1. About how many users do you have?

Altogether, our apps have been downloaded over five million times! Most of those are free apps, of course!


  1. What category (categories?) do you list your app under?

With so many apps, it varies, but usually Music, Entertainment, Photography, Education, Business or Utilities. We don’t have a lot of game apps.


  1. What platforms do you support (iPhone, iPad, Apple Watch, Android, etc.?)

Most of our apps are Universal apps, for iPhone and iPad. We also have three Apple Watch apps, two Apple TV apps, and a couple of Android apps. We even have a couple of Windows Phone apps and macOS apps.


  1. Roughly how much time did you spend (man-hours and calendar weeks) developing your app from when you first started on it until it was released in the app store?

Some of my favorite apps were built over a weekend, followed by several months refining them. I’ve participated in a couple of Startup Weekends (and won both of them!) as well as several hackathons and won about a half dozen such contests. I find that a deadline, even if it’s an artificial one like a hackathon, forces me to focus and build a working prototype in a short time. But I always spend the following weeks and months tweaking those projects. The best thing about the App Store is the opportunity to get customer feedback and the ability to turnaround updates and enhancements relatively quickly.


  1. What were some of the technical challenges you had to deal with when developing your app?

I am self-taught, since I started developing apps when the App Store was new, so I have to find my own opportunities for learning. Apple has had several Tech Talk Tours which I’ve been able to attend, as well as a few Worldwide Developers Conferences (WWDC.) MacTech also puts on a good conference and it’s cheaper and easier to get a ticket compared to WWDC.


  1. What third-party APIs, SDKs or Cloud Platforms do you use in your app? What was it like integrating them? What value did they add?

I use Ostetso for photo sharing, Foursquare for retail info, and a variety of advertising and analytics platforms like Flurry and AdMob. Integration is usually pretty straightforward, but the challenge is finding a partner that has your interests in mind. I used a couple APIs that will go nameless that changed their priorities or were acquired and discontinued service and that is frustrating.


  1. How do you market your app? What are some of the challenges you’ve faced with marketing your app?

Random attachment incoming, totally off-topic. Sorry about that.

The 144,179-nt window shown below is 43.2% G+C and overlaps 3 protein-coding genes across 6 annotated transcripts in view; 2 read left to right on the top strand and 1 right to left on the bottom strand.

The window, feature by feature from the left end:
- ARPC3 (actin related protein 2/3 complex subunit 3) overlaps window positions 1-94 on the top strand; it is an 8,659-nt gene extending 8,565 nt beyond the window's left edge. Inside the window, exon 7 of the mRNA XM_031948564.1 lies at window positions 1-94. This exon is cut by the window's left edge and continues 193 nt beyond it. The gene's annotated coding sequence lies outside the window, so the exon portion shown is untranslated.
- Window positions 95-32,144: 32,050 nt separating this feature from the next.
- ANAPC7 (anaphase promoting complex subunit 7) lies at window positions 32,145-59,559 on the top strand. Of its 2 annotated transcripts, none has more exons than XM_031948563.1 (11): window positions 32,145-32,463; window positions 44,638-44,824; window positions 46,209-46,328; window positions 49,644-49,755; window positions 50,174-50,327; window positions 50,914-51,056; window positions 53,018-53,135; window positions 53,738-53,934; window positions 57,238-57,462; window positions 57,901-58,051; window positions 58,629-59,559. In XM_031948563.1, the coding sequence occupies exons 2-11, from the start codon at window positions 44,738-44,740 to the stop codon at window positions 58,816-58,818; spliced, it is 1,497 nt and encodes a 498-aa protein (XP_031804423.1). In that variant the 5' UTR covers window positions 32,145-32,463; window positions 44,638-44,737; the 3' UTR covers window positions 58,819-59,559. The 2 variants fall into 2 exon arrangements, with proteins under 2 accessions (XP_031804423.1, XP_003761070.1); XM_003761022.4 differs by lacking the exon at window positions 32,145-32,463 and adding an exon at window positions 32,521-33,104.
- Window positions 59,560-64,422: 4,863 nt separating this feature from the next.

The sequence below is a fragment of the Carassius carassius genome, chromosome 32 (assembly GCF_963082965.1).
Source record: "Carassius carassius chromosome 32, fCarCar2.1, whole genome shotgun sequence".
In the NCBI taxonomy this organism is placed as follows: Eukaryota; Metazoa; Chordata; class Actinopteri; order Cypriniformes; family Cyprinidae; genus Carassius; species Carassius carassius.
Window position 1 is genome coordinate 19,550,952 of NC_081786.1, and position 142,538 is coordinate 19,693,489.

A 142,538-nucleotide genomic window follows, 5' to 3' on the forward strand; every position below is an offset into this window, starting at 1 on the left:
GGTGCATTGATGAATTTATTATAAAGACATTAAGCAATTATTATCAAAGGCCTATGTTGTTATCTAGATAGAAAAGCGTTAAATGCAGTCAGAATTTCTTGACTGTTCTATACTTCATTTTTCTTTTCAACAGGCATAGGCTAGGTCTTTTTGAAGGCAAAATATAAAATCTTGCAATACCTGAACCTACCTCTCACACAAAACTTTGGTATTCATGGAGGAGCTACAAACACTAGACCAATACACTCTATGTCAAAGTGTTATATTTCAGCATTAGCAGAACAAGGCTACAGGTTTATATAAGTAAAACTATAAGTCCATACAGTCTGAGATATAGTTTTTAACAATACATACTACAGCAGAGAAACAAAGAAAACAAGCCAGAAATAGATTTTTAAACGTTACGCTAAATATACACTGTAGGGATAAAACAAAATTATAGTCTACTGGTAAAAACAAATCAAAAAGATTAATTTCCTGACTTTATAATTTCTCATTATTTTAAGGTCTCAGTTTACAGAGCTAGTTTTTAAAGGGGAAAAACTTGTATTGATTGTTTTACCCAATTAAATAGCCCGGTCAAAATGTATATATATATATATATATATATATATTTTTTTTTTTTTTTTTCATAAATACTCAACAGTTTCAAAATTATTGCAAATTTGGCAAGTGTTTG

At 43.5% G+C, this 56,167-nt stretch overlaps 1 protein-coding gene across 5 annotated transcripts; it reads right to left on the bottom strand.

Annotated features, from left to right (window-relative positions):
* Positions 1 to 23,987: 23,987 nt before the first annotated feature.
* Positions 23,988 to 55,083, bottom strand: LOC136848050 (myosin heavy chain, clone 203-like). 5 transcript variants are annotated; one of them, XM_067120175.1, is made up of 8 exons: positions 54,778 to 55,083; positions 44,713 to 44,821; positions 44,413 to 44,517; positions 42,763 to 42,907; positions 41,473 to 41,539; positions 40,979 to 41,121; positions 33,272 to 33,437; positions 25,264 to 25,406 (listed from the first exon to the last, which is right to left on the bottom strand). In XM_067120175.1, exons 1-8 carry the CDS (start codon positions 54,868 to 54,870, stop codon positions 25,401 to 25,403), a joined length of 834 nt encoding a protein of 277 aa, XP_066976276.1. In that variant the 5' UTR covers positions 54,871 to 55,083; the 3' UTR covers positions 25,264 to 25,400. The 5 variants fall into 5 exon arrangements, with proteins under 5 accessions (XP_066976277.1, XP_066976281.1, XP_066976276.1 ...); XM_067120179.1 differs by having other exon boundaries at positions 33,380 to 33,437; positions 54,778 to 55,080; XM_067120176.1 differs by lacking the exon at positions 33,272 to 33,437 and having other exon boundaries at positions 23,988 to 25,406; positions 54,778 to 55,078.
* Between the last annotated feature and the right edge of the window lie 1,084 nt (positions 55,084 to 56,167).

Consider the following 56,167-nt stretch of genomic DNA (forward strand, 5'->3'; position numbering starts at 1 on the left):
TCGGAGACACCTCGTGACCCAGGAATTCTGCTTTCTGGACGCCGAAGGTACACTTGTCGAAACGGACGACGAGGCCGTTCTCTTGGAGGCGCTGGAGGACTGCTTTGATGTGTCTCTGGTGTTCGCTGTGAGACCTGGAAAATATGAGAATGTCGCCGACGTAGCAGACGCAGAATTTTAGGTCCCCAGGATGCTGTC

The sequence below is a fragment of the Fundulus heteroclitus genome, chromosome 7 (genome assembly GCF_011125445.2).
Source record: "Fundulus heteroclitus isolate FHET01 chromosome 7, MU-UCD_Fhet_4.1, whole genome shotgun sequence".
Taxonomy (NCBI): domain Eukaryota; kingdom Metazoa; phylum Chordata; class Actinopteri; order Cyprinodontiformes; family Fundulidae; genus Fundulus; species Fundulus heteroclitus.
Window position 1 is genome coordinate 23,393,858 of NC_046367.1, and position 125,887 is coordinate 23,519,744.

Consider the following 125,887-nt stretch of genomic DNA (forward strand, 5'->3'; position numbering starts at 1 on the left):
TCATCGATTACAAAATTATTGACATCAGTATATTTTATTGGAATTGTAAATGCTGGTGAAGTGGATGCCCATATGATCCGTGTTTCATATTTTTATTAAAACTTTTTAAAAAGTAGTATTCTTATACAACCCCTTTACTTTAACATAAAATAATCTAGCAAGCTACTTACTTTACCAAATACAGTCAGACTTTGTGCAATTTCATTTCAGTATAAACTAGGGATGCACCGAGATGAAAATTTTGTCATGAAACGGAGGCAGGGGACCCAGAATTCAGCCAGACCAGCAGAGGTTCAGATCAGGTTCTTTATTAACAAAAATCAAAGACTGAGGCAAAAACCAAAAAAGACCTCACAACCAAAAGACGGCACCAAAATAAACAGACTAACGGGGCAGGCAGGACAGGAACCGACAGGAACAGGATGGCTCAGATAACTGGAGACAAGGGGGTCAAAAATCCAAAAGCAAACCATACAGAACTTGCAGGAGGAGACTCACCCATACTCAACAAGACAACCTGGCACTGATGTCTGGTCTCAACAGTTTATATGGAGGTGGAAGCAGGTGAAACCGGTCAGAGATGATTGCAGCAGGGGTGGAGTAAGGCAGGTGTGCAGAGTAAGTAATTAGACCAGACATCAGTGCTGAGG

I’ve tried everything including paid advertising but that seems to just benefit the ad platform. After all, that’s why Google and Facebook are so wealthy. I have found the best bet is App Store Optimization (ASO) combined with free apps of your own that promote and upsell your paid apps which have more features.


  1. Can your users interact with each other within your app?

Until recently, my apps didn’t pay attention to letting users interact, but I came across Ostetso and found that it was easy add a social network to my app.


  1. If you have a way for users to interact within your app, do you have a way of measuring that activity? What metrics do you collect, and which is most important to you?

I use Flurry analytics to let me know when a user uses my app, takes a photo, customizes it, and shares in with Ostetso. Without such analytics, you are “flying blind” so this is a great way to get inside the head of your customers.


  1. Do your users interact with each other OUTSIDE your app via some other method? (Facebook groups, Instagram hashtags, etc.) Please describe.

I give the opportunity for users to share their content on traditional social media networks using the name of my app as a hashtag. Ostetso makes it easy to let users share the way they want and still promote our apps.


  1. Do your users actively post photos from your app to other social networks like Instagram/Facebook/snapchat/flickr? (which ones, and do you have a sense for the relative popularity between them for your users?)

Twitter seems to be the best avenue for my users.


  1. Do you see any of these external postings driving additional downloads of your app? If so, how do they discover the name of your app?

With Ostetso, rather than just hand off a photo to Facebook, Twitter or iMessage, I can have a custom page that highlights my app and allows users to discover that photo and discuss it and learn about my app. Now, when users share that page, it helps promote my app in a way that Facebook and Twitter can’t.


  1. Games are, by far, the most popular category of apps in the App Store (and the one that generates the most revenue). Do you have any plans to do something game-related or do you feel that the space is just too crowded?

Not only is the game category crowded, it’s not my expertise. I tend to develop utility apps that people can use repeatedly, month after month, year after year.


  1. What features can we look for in enhancements to your app?